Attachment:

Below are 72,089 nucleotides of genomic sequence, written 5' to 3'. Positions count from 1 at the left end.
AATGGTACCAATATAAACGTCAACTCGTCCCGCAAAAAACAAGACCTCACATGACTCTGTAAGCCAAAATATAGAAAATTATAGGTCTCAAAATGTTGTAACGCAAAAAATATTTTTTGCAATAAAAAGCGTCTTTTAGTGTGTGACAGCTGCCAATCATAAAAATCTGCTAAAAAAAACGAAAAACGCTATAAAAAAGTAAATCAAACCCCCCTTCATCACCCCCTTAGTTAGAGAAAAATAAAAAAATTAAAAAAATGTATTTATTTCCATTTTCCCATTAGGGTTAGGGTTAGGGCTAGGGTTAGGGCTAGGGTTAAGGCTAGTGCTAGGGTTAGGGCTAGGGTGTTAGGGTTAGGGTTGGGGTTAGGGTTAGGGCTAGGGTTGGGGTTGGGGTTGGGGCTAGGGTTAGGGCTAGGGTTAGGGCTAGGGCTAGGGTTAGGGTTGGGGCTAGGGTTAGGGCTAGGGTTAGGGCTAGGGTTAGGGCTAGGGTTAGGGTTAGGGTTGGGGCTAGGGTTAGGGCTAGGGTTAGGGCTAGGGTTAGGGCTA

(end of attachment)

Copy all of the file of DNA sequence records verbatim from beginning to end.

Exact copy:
Below are 72,089 nucleotides of genomic sequence, written 5' to 3'. Positions count from 1 at the left end.
AATGGTACCAATATAAACGTCAACTCGTCCCGCAAAAAACAAGACCTCACATGACTCTGTAAGCCAAAATATAGAAAATTATAGGTCTCAAAATGTTGTAACGCAAAAAATATTTTTTGCAATAAAAAGCGTCTTTTAGTGTGTGACAGCTGCCAATCATAAAAATCTGCTAAAAAAAACGAAAAACGCTATAAAAAAGTAAATCAAACCCCCCTTCATCACCCCCTTAGTTAGAGAAAAATAAAAAAATTAAAAAAATGTATTTATTTCCATTTTCCCATTAGGGTTAGGGTTAGGGCTAGGGTTAGGGCTAGGGTTAAGGCTAGTGCTAGGGTTAGGGCTAGGGTGTTAGGGTTAGGGTTGGGGTTAGGGTTAGGGCTAGGGTTGGGGTTGGGGTTGGGGCTAGGGTTAGGGCTAGGGTTAGGGCTAGGGCTAGGGTTAGGGTTGGGGCTAGGGTTAGGGCTAGGGTTAGGGCTAGGGTTAGGGCTAGGGTTAGGGTTAGGGTTGGGGCTAGGGTTAGGGCTAGGGTTAGGGCTAGGGTTAGGGCTA